1919--Had Hezekiah Scovil Porter not enlisted, he would be graduating from Yale. A total of 30 members of the 101st Machine Gun Battalion died serving in the First World War. Two more died after leaving service.

Oct. 22, 1936 (Thursday)--Hezekiah Scovil Porter's nephew, Philip Wells Porter, Jr., then 17 years of age and a student at Worcester Academy, Worcester, Massachusetts, pens the following entry in his diary: "Dreamed about Uncle Hez last night." [Philip Wells Porter, Jr. will go on to become a naval officer and survive unscathed his service in the Second World War. (As an LCI skipper he participated in numerous combat operations and was decorated for his valor)].

Feb. 11, 1937--Mrs. George C. St. John [Clara Seymour St. John] (wife of the Headmaster of The Choate School) writes to Orvilla Virginia Benson Porter (sister-in-law of the late Hezekiah Scovil Porter) to assure Mrs. Porter that Mrs. Porter's daughter (Winifred Lucile Porter [Rounds]), who has been invited to attend certain "Festivities" at The Choate School the following week, will be well-chaperoned while on the School's campus. Mrs. St. John uses the occasion to share her recollections of Hezekiah: "It is a very real pleasure to get in touch with your family again: Hez was one of the dearest fellows who ever came to Choate, and I shall want Winnie Lou to notice - she can't help noticing - his name over the mantle in the Memorial House. The whole building is in memory of the fellows who died in the War. Hoping that I may perhaps have the pleasure of meeting you, if you bring Winnie Lou over..." [July 2016--Winifred Lucile Porter Rounds informs Charles Elder Rounds, Jr. that Mrs. St. John did, in fact, follow through and point out to her Hezekiah's name above the mantle].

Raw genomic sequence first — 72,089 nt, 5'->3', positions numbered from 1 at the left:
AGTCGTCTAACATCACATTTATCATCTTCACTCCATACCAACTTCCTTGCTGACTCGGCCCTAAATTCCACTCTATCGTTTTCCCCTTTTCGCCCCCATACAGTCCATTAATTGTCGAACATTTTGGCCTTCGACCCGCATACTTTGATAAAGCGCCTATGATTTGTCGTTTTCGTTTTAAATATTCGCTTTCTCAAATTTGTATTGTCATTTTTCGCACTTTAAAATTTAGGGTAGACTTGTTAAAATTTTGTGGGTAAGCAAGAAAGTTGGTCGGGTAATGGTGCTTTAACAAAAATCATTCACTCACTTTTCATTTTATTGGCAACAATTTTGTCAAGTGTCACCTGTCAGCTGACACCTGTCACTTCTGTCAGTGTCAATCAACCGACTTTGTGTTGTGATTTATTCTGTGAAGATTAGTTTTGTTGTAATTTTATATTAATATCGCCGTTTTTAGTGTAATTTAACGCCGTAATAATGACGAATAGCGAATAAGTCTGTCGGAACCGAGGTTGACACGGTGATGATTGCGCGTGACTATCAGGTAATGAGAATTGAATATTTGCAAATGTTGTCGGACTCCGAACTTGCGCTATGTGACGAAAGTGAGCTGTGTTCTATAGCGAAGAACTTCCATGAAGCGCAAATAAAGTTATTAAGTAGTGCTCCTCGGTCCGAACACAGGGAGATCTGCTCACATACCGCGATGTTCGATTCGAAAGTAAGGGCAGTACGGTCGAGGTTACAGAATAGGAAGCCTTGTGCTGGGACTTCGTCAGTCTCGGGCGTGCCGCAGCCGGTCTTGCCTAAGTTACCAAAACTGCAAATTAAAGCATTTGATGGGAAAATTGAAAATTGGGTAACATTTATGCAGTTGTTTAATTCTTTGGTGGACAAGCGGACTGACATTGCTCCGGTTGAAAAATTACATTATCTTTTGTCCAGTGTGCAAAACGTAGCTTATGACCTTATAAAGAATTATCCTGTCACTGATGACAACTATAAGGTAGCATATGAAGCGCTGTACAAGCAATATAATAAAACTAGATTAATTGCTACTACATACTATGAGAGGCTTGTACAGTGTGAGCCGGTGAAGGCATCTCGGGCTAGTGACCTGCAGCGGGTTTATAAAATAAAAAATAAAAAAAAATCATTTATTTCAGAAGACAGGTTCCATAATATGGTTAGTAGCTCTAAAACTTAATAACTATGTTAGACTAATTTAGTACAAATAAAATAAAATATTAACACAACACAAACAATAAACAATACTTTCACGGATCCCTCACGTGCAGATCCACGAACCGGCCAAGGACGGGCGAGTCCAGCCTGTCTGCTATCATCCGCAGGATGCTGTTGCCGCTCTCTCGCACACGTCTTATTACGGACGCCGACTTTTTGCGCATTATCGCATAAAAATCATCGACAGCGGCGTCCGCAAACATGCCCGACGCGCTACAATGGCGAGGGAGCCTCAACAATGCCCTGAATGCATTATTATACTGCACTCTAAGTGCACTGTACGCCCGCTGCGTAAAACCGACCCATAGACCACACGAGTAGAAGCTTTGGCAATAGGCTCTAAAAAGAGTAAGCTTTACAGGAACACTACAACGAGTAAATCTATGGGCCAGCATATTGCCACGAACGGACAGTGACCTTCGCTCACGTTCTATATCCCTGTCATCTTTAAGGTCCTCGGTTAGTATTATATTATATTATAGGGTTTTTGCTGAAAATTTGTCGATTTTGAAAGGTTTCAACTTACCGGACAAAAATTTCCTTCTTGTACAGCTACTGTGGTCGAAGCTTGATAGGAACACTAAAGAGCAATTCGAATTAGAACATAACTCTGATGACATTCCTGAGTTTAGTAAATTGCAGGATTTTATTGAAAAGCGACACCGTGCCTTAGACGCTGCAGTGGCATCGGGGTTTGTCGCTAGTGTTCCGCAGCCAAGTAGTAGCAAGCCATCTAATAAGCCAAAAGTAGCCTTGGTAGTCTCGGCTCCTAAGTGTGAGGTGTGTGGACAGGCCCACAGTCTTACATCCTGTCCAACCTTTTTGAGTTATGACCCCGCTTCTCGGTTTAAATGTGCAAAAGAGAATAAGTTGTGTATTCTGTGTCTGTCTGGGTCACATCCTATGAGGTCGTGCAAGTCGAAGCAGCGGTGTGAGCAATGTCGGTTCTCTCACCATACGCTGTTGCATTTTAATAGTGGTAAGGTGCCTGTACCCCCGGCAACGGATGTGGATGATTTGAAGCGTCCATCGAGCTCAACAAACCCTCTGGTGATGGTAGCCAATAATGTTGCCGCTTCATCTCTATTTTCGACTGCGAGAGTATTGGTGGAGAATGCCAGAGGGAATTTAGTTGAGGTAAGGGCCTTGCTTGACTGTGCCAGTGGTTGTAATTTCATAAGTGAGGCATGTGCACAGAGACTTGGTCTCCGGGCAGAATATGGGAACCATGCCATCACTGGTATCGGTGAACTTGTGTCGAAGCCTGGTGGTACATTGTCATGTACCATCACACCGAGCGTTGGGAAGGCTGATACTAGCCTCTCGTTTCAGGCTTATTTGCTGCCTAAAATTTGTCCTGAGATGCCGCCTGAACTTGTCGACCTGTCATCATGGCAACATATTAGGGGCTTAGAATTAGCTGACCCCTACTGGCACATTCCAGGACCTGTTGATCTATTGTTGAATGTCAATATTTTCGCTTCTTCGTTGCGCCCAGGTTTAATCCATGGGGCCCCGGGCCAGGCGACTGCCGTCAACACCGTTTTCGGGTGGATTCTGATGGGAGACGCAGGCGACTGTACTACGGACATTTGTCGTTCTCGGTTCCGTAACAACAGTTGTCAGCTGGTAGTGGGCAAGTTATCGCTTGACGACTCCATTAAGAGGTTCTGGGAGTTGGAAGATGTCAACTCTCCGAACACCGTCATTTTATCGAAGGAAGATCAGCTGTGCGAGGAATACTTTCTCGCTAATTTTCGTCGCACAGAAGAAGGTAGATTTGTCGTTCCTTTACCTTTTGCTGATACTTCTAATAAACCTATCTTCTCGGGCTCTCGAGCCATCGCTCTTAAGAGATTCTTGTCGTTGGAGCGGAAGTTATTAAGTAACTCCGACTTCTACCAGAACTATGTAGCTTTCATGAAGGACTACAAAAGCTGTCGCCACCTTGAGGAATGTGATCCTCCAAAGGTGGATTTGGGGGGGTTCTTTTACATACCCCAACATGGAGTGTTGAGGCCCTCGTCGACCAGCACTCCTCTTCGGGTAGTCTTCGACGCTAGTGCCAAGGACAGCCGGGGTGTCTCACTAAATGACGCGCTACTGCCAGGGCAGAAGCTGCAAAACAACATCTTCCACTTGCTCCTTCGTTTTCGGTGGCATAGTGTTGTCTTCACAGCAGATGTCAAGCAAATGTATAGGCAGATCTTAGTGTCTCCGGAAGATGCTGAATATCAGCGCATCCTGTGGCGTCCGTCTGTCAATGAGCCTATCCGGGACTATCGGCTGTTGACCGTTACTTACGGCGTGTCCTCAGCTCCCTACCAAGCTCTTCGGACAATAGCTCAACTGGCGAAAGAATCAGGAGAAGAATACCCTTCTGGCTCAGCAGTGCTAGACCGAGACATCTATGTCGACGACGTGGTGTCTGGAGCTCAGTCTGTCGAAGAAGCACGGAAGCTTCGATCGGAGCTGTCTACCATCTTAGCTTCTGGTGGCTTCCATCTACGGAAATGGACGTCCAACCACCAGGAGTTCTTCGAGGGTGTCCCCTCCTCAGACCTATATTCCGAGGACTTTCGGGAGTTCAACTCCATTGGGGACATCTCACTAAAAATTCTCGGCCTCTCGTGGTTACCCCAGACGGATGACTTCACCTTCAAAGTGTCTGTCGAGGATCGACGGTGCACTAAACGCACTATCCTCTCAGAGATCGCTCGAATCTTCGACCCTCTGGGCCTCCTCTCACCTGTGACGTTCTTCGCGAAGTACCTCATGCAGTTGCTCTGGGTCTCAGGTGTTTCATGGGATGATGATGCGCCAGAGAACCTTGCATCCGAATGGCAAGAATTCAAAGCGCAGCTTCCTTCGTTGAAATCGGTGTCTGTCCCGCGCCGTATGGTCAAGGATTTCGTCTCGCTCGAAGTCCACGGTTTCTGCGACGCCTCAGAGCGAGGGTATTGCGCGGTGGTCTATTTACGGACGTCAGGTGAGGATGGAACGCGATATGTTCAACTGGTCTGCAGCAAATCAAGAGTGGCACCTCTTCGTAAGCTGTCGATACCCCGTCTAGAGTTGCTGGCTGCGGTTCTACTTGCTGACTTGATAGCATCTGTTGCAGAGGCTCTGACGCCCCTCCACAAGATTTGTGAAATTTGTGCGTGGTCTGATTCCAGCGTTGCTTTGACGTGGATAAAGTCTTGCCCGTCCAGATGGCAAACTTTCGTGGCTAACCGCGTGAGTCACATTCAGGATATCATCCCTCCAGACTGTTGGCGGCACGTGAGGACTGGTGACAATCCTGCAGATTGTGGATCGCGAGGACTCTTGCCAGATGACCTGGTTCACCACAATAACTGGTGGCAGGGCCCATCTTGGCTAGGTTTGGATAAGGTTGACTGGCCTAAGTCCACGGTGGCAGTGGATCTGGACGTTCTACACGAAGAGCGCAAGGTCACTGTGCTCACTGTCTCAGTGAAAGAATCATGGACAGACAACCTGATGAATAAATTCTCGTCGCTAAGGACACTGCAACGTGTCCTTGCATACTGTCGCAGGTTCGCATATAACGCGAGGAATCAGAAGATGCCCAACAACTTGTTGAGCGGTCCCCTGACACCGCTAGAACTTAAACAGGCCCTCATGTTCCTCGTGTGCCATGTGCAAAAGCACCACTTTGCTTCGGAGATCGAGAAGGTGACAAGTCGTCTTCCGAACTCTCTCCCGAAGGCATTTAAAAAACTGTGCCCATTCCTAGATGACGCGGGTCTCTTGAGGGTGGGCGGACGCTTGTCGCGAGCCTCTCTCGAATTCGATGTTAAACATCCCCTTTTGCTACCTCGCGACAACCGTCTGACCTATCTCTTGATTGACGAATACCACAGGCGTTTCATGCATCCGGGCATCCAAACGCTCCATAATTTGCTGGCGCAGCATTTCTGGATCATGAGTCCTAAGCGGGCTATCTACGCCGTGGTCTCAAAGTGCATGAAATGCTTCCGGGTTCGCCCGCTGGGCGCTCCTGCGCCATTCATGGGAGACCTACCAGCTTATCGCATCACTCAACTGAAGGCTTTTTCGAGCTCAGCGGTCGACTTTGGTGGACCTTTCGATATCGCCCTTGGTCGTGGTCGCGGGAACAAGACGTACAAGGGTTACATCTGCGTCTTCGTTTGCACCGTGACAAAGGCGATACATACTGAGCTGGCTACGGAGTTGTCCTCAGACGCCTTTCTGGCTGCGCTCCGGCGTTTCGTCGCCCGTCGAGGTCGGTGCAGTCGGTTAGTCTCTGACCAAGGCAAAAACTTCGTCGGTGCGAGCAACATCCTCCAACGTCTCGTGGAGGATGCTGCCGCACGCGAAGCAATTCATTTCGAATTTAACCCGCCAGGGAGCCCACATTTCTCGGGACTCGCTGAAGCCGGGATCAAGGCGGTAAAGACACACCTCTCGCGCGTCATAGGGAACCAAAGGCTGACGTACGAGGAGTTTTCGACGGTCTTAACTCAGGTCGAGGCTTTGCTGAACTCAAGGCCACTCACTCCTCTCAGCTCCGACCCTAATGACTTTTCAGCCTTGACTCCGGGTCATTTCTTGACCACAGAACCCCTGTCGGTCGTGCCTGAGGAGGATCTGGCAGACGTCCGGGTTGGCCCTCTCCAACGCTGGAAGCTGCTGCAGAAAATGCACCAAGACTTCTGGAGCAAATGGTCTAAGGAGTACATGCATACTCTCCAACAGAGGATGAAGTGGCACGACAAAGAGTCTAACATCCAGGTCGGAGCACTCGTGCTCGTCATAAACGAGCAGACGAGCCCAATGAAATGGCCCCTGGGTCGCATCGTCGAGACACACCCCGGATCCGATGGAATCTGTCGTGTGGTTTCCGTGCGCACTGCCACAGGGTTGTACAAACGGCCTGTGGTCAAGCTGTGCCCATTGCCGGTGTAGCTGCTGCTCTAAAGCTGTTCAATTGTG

July 7, 2016 (A.M.)--Charles Elder Rounds, Jr. is given a tour of Memorial House. Choate Rosemary Hall, Wallingford, CT by someone employed in the School's alumni office. There is a large fireplace in the back of the building's foyer. Above the mantle are painted the names of 15 alumni of the School who perished [1917-1919] in World War I. Hezekiah Scovil Porter's name is among them. In and about, as well as above and below, the names are multi-colored painted depictions of heroic figures and vegetation--subtle greens, blues and scattered highlights in gold. The style is art nouveau. Rounds is also given a tour of Hill House, the very dormitory in which Hezekiah resided during his time at Choate.

July 7, 2016 (P.M.)--Charles Elder Rounds, Jr. is given a tour of Yale University's Woolsey Hall [New Haven, Connecticut]. The Hall is entered via the Memorial Rotunda, a vestibule containing memorials to sons of Yale who lost their lives in all American wars from the Revolutionary War to the Vietnam War. Prominently displayed in the Yale Class of 1919 section is "Hezekiah Scovil Porter." It is etched into the cream-colored marble in large letters. [also etched into the marble below his name is his Army unit, date of death, and place of death] The atmosphere of the memorial venue is classical and imperial, quite a contrast from the more provincial, colorful, and less formal Choate war commemoration.

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Hezekiah Scovil Porter's Timeline

June 4, 1896
Haddam, Middlesex County, Connecticut, United States
July 22, 1918
Age 22
Épieds, Aisne, Picardy, France
Aisne, Picardy, France